全国统一咨询电话:400-6966-260
返回列表 发帖

[Essay范文] MBA申请系列范文选--MBA essay sample

[Essay范文] MBA申请系列范文选--MBA essay sample

郑重声明,此专栏所选essay并非出自topway的申请咨询专家之手,在此仅供大家参考。

Essay01
What arguments would you use to demonstrate your ability to perform well in the MBA program?

I am a fast learner. A student of the Mainland University, I was not trained in business. But when I wanted to do business, I quickly learned the art of identifying a niche market and developing a strategy to seize it. I did not have much knowledge of computer science when I went into the computer software business, but I made myself something of a computer expert so fast that I was soon able to come up with the principal ideas for the development of software systems. These systems catered to a very specific market.

I am an experienced businessman. I have set up and run my own company, which has been very successful. In this experience, I have many success stories that I can be proud of. There are also lessons that I have learned very well. I am prepared to share these experiences with my classmates. I am sure that the lectures and textbooks will make more sense to someone who can measure them against his personal business experience, particularly if that experience has been significant.

I am a good communicator. I talk smoothly in any situation, particularly in small group settings. These skills have enabled me to keep together a diverse group of people working for my company. I am sure that such skills will help me in my communications with both the faculty and fellow students.
收藏 分享
Your future. Our mission.
MySpace: http://forum.topway.org/sns/?11416
Weibo: http://weibo.com/u/1965164693  (ID: laowang_topway)

Essay02
Please share any information you think would be important in the evaluation of your application.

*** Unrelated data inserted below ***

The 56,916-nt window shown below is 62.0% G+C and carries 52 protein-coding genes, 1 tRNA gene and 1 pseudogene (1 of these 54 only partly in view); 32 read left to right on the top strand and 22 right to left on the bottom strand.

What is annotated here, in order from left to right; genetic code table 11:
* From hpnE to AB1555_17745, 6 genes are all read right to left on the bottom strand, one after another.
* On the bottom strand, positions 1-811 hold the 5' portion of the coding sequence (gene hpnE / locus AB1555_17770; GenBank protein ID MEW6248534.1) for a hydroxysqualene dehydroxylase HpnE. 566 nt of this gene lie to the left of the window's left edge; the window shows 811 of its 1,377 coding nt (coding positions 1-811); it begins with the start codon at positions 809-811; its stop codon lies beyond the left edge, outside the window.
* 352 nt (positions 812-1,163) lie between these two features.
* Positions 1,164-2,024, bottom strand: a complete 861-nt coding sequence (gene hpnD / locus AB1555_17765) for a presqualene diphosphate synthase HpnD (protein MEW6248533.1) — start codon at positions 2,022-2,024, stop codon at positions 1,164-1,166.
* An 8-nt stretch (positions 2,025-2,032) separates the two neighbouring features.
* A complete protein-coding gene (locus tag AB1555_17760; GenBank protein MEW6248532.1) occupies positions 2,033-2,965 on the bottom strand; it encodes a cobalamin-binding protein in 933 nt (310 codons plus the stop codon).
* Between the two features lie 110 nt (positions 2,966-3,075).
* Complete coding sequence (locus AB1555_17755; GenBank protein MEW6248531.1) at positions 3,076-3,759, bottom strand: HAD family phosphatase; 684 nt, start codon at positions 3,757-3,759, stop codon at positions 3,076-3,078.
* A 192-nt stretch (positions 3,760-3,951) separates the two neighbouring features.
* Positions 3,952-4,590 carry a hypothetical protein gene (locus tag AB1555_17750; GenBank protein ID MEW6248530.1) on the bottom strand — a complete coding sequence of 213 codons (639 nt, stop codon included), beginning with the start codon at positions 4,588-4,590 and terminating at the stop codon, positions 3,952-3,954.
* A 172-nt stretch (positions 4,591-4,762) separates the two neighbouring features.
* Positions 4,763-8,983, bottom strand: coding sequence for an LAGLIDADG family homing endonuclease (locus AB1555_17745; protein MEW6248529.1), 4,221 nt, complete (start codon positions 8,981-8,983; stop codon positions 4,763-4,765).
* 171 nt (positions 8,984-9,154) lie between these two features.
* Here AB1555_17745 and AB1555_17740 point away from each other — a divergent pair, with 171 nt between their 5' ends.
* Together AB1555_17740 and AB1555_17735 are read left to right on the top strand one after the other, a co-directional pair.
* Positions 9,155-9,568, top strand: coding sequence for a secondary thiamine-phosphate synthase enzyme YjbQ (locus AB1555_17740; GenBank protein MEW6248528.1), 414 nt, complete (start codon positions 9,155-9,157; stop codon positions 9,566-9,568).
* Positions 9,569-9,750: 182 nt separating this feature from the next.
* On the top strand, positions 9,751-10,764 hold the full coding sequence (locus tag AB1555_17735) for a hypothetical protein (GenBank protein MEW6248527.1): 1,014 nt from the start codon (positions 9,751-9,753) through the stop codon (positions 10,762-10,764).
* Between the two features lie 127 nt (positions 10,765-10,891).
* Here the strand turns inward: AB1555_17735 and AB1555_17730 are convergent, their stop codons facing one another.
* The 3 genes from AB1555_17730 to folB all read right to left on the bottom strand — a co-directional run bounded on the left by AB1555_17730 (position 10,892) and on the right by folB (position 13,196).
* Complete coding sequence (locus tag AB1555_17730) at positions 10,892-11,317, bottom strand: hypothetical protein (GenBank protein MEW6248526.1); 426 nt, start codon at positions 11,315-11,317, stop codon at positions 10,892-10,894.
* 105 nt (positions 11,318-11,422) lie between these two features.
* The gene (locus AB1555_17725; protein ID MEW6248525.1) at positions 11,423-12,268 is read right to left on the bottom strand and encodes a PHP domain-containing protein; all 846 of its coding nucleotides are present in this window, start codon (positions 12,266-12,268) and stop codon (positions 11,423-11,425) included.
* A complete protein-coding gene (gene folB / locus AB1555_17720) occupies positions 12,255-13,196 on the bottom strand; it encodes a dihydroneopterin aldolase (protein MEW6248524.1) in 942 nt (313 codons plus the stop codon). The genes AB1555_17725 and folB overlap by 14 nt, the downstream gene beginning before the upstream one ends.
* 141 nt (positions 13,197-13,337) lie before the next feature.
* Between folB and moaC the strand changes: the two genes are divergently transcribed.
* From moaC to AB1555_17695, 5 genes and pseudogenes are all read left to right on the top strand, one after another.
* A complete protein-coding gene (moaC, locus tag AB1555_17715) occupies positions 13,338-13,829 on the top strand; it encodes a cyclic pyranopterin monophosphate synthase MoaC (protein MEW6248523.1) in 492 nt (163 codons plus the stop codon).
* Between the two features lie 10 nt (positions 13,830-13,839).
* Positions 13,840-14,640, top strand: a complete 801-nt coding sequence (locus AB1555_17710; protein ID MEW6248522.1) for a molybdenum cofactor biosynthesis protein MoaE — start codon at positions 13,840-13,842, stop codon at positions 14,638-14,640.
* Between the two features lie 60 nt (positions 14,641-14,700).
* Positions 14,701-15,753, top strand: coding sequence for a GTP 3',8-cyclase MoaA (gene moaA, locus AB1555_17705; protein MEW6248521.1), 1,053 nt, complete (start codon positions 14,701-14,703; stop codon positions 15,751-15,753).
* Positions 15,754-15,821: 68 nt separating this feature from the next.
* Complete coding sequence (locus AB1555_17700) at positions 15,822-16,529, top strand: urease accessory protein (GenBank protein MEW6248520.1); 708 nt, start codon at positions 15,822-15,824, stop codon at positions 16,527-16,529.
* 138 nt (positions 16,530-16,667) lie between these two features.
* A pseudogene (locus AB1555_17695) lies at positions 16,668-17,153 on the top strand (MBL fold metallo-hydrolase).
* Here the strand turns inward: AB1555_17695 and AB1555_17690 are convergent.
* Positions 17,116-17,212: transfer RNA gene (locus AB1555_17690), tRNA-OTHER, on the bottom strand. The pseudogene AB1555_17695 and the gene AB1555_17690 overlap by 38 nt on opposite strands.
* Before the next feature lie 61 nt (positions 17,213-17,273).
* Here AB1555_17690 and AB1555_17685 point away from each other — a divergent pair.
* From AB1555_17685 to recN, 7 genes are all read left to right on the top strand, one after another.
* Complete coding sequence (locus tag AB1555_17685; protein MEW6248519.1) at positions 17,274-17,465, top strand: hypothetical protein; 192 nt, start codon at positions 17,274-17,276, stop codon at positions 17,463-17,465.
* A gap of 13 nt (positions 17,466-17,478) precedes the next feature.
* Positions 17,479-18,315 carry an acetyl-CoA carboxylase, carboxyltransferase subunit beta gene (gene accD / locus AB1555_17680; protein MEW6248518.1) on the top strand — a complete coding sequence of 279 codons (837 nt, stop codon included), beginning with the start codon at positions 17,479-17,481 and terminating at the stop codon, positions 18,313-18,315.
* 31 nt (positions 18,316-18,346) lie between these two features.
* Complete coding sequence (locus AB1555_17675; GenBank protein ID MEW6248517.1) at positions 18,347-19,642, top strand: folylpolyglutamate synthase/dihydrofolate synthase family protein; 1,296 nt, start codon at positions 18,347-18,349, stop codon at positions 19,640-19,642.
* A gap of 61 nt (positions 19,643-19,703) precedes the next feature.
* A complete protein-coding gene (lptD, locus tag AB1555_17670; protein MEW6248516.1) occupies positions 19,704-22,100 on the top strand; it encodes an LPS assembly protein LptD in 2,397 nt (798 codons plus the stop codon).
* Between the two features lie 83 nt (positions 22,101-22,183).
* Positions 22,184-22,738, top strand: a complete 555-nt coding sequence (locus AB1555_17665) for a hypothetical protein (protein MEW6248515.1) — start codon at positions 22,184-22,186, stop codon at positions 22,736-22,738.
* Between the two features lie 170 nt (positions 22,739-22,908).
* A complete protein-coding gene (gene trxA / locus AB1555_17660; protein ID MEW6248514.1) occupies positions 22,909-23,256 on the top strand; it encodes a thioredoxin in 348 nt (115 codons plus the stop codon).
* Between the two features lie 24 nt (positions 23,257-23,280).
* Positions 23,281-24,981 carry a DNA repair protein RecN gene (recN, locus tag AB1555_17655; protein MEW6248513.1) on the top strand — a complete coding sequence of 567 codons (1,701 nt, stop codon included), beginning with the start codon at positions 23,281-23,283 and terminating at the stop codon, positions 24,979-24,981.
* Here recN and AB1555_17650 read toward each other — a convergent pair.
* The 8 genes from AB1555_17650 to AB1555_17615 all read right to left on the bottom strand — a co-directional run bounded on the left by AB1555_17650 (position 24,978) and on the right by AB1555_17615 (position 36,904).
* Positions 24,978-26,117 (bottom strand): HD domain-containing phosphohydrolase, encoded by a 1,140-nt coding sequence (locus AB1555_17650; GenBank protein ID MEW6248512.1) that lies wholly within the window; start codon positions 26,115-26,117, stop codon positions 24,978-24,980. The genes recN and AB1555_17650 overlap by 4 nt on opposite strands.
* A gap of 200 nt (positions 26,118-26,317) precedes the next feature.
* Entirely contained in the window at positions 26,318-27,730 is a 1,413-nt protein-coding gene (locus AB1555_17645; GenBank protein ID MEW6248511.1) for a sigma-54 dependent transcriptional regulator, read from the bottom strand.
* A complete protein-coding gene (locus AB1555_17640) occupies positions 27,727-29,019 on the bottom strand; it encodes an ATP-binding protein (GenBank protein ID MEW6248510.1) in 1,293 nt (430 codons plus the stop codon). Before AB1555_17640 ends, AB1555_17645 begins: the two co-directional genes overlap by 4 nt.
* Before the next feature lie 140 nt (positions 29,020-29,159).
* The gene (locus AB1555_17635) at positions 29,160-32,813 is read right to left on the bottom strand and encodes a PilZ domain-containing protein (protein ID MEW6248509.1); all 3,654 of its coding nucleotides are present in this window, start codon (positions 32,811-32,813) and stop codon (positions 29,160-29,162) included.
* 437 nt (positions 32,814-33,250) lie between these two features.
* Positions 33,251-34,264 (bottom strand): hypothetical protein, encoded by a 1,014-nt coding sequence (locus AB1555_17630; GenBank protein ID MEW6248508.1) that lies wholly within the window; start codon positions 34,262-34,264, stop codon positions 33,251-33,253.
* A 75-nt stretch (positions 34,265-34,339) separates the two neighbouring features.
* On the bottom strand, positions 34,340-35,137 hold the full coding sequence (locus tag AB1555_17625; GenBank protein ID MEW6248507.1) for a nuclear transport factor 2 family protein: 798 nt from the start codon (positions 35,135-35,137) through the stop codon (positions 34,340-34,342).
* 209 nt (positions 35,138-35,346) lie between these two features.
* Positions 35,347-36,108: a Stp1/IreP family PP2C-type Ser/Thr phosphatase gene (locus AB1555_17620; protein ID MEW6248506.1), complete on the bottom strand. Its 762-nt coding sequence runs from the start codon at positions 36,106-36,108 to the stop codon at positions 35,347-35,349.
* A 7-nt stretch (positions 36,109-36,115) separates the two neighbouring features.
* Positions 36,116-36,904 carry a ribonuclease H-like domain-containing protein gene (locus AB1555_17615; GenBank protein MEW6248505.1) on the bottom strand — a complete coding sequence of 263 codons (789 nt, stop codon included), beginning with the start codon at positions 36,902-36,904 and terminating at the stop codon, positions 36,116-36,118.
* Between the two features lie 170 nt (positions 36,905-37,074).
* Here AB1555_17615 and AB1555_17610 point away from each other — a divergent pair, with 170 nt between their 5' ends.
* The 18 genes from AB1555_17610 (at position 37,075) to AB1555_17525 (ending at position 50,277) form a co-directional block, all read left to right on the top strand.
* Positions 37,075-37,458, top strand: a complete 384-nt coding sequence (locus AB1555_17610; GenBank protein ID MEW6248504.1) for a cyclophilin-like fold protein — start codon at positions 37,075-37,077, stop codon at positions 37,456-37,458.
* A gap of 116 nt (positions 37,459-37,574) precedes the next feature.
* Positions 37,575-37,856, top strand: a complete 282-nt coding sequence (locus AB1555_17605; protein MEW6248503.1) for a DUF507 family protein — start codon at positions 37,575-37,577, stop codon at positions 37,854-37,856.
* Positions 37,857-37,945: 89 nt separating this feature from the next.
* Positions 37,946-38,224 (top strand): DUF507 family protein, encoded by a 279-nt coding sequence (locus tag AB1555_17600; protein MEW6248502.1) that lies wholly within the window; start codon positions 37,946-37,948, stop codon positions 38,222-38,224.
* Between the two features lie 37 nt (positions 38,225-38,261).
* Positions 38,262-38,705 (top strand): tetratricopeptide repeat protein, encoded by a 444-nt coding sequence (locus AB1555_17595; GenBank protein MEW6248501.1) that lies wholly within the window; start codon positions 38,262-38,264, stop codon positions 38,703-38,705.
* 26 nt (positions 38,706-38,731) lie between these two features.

In applying for acceptance into the MBA program, I have been banking on my rich experience as a particular strength. To my mind, MBA courses teach advanced science of management that students without practical experience cannot possibly comprehend in full. I therefore think that each applicant should have not only a solid academic background, but also a rich and proud working experience, preferably in management positions with a famous company.

For undergraduate studies, I went to a university that belonged to the Chinese military. That gave me quite some difficulties after my graduation, when I tried to get a civilian job. But I toughed this ordeal out by undertaking arduous part-time studies for a second degree. For each job I obtained thereafter, I got it through excellent performance in the entrance exam or interview, and for each position I have taken, I outshone my colleagues in performance. I am absolutely confident of my basic abilities and my resoluteness in pursuing career successes.

Another thing I wish to emphasize is my language skills. I enjoy an excellent command of the English language that I have acquired through years of learning and using it. I am sure that my fluency in both conversational and written English will facilitate my studies in the MBA program as well as my future career when I try to establish myself in the management consulting business.

What's more, I have a large circle of friends working in a variety of fields in China. Some of them have been my friends since my childhood, while others got acquainted with me through business transactions. Quite a lot of these friends are working in management positions, some with famous multinational conglomerates. It is a great pleasure for us to sit together and exchange our ideas at our leisure time. From their interesting stories about the success and failure of the Chinese or foreign enterprises, I learnt invaluable experiences as well as painful and expensive lessons. This is probably the best preparatory lesson I can get before taking my MBA courses. And these friends will certainly be the biggest help to me in the business world of the coming century.